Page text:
01 March 2010
The antikythera mechanism and the Olympics
The Antikythera mechanism (top photo) was recovered in 1900 from a Greek shipwreck dating to about 100 BC. Made of bronze and of amazing complexity, it consists of at least 30 gears which allowed it to function as an astronomical computer (like an orrery), specifically for calculating solar and lunar calendars. More details are available at the Wiki page. The lower image is a modern reconstructed replica.
The device was reportedly remarkably accurate in predicting eclipses, which was "the apparent task of a second, four-twist spiral dial on the instrument's back. Its 223 divisions correspond to months in the Saros cycle, another ancient calendar system—this one an 18-year cycle—for tracking eclipses... The pattern of glyphs was highly accurate: it matched the start dates of 100 eclipses that occurred during the final four centuries BC, as determined by NASA."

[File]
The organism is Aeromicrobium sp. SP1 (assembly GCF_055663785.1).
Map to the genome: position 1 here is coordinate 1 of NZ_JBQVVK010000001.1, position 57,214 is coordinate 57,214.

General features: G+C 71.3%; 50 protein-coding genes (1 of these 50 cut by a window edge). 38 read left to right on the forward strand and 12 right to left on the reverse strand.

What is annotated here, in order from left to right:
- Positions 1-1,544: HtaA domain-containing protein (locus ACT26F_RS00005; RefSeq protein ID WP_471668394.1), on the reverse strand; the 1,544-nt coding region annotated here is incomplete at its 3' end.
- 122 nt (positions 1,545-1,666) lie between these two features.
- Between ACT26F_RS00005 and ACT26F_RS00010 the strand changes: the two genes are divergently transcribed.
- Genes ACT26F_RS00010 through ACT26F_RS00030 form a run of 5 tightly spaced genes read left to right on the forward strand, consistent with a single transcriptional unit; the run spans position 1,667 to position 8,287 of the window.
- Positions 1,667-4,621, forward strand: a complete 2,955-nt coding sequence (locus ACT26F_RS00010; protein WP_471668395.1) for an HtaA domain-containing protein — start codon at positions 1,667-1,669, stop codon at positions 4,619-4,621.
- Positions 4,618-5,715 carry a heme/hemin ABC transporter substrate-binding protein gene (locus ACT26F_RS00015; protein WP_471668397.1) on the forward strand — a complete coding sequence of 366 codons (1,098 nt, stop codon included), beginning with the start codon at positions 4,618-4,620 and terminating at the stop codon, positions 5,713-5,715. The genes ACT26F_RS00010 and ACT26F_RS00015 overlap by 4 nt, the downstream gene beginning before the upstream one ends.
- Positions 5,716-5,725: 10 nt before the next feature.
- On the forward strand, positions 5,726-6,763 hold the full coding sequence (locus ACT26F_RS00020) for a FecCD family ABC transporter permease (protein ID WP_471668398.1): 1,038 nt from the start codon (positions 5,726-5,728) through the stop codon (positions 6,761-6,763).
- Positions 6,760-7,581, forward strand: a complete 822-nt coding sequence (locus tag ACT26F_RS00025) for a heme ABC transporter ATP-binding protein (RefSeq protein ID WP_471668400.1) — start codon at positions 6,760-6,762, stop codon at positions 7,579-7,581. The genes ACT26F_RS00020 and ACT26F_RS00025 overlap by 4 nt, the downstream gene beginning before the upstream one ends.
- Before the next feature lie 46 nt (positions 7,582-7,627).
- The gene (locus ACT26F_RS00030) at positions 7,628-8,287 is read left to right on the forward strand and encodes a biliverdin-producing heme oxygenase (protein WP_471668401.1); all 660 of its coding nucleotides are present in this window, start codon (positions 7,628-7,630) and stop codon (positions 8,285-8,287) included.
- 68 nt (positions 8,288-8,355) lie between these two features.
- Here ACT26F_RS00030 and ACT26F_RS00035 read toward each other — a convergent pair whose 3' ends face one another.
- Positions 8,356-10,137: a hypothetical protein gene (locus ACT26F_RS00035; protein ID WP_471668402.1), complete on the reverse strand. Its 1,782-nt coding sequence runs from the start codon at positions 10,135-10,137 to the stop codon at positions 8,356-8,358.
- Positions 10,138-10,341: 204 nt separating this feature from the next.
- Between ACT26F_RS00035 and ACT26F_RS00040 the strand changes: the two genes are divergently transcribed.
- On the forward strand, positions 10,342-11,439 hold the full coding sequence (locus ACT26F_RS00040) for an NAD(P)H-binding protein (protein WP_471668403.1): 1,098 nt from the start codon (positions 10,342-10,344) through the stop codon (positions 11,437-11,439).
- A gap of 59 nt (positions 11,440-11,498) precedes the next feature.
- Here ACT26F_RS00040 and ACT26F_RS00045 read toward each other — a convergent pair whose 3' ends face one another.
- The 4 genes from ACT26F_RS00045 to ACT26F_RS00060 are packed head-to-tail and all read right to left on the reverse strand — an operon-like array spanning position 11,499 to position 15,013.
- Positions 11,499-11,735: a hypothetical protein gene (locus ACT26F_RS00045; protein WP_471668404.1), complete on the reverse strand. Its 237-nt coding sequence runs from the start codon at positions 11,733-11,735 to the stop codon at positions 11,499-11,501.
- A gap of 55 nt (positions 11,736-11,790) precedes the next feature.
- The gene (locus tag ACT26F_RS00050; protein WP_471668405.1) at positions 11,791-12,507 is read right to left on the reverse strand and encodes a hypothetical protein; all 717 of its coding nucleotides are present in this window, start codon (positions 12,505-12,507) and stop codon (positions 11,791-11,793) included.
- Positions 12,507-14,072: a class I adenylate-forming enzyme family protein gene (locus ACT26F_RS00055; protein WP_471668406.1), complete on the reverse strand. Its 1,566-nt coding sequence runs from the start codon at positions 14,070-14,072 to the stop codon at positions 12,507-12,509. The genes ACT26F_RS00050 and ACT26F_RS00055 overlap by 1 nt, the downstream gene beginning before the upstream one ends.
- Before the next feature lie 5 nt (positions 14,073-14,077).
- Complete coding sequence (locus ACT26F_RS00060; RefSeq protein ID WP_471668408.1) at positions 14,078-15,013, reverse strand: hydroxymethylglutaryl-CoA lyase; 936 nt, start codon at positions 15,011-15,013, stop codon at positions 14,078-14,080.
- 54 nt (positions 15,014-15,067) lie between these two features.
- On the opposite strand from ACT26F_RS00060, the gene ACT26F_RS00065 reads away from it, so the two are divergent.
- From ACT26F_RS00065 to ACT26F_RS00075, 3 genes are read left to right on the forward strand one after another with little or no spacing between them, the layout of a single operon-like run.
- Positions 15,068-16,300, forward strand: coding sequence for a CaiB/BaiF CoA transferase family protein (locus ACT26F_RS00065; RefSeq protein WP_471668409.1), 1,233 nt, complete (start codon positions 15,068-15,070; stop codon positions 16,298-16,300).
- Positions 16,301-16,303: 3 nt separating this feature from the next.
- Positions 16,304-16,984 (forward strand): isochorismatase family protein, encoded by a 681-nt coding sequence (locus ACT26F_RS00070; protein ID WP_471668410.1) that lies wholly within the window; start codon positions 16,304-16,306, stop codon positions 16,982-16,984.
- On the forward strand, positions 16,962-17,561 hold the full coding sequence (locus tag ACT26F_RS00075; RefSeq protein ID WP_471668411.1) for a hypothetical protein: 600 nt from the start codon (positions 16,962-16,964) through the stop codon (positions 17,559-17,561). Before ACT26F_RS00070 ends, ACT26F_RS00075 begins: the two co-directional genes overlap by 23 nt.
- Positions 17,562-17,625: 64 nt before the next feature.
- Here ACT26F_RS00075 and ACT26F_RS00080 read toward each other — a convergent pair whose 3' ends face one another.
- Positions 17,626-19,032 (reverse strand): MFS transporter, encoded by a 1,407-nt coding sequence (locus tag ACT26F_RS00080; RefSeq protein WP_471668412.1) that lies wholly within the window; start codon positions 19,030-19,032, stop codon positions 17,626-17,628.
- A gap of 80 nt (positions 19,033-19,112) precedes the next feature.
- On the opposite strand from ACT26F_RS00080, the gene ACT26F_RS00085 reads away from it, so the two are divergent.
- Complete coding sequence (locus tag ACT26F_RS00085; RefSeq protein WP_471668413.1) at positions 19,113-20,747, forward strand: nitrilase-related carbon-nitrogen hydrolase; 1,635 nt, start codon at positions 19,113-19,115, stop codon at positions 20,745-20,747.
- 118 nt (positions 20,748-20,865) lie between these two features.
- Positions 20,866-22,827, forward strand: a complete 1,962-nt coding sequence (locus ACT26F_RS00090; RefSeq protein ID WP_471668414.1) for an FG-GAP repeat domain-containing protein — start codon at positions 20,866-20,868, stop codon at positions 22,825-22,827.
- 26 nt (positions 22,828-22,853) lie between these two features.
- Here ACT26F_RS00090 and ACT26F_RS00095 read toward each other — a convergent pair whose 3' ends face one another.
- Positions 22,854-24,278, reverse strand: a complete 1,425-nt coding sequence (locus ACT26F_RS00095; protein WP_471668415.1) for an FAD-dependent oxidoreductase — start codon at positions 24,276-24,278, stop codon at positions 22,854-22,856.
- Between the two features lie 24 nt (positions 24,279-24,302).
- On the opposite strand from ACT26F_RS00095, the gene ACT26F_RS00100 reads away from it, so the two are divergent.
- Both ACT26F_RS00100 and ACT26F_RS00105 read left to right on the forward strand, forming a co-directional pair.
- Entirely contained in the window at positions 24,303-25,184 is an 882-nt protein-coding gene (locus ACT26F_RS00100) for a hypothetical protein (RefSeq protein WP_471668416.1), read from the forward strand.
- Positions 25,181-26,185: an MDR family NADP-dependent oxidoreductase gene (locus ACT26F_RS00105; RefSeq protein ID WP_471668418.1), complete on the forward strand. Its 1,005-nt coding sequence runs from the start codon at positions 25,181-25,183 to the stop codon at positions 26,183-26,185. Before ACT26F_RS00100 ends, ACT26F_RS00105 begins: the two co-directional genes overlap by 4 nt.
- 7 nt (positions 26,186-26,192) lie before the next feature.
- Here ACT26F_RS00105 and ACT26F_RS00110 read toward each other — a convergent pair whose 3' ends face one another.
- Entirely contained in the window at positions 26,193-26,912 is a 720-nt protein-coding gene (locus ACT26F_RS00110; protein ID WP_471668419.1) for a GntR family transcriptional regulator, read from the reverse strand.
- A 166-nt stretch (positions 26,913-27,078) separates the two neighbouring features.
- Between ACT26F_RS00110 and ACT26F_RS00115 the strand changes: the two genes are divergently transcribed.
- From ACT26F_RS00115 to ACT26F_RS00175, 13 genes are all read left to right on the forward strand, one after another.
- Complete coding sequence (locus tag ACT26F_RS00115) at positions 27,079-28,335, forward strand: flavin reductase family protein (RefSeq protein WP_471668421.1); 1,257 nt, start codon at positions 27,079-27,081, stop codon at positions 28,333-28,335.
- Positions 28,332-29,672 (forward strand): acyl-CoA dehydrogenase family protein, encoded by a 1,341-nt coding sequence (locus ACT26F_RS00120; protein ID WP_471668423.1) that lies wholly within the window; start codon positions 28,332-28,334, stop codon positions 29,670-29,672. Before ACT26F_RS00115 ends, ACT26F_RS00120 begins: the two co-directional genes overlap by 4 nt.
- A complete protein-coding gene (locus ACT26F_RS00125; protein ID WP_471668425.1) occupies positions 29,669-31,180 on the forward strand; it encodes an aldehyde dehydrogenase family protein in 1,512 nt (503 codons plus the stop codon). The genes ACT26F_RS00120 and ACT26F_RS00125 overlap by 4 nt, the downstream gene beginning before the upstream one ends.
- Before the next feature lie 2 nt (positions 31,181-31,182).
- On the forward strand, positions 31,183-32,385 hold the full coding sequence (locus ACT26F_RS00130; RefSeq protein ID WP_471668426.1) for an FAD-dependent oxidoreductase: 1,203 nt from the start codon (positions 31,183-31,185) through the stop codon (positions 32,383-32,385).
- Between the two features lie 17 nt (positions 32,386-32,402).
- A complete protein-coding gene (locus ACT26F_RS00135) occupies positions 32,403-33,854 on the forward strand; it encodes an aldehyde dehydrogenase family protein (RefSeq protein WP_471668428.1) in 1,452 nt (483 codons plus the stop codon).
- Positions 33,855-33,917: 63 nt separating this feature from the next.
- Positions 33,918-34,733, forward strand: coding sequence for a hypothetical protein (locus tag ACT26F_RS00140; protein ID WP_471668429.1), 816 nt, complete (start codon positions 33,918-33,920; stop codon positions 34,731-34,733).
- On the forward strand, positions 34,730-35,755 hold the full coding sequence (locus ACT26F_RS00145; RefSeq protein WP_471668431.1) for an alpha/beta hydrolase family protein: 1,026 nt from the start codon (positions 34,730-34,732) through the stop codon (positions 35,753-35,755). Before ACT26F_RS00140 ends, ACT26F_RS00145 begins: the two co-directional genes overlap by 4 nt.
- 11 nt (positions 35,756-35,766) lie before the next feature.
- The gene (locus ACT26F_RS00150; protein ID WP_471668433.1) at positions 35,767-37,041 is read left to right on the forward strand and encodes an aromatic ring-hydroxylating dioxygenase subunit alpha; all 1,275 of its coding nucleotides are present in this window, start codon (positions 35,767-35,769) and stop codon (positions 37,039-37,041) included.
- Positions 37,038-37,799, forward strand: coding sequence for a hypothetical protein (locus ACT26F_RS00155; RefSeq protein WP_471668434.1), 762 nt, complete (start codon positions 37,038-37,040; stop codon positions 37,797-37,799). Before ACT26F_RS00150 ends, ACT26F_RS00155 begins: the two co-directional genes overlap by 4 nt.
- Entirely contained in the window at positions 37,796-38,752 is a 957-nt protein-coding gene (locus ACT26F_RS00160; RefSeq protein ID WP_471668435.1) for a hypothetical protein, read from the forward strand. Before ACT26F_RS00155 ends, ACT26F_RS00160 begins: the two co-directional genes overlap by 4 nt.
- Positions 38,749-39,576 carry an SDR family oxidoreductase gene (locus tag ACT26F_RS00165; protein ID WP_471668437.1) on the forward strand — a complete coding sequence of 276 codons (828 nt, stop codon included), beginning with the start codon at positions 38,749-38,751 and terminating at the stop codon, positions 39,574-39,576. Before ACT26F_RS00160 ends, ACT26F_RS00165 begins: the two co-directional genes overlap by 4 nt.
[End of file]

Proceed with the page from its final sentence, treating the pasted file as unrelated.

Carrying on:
I remember some of the early articles about the discovery of this device speculated that this degree of technical sophistication proved that our planet had been visited by extraterrestrials in the past. What it proves instead is how little we appreciate the intellectual abilities of our remote ancestors.
I was reminded of the Antikythera mechanism by article in Scientific American indicating that one its principal uses was for ascertaining the dates for the Olympic games: "the researchers discovered that the markings on a smaller dial inside the Metonic one spelled out the locations of the names of Panhellenic games, the highly popular sporting events of which the most famous is the Olympics. The games were on a four-year cycle, and each quarter turn of the dial indicated which games took place that year in the cycle."